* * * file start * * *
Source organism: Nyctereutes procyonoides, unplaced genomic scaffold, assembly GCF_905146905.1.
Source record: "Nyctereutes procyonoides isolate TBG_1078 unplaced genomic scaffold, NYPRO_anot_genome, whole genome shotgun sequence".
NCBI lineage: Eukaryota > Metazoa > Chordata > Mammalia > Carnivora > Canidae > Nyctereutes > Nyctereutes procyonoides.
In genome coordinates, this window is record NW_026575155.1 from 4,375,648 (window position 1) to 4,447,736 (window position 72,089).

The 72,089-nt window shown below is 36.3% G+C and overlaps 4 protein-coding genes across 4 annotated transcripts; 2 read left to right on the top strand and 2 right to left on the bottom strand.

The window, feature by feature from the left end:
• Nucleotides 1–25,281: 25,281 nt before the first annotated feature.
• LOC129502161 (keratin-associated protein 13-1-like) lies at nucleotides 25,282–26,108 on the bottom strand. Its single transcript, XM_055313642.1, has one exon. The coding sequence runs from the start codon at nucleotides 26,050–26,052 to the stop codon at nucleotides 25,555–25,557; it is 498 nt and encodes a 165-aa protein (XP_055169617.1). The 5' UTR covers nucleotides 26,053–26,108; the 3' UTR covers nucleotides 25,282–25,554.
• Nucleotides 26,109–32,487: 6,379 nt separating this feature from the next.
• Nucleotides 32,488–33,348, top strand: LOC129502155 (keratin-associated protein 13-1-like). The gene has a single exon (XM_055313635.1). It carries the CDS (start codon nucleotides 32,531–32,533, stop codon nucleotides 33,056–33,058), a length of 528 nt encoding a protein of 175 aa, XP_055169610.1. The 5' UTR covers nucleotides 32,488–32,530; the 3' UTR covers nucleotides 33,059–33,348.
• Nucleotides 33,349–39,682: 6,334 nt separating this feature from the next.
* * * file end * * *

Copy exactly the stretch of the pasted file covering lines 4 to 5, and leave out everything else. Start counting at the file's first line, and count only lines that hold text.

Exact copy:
In genome coordinates, this window is record NW_026575155.1 from 4,375,648 (window position 1) to 4,447,736 (window position 72,089).

The 72,089-nt window shown below is 36.3% G+C and overlaps 4 protein-coding genes across 4 annotated transcripts; 2 read left to right on the top strand and 2 right to left on the bottom strand.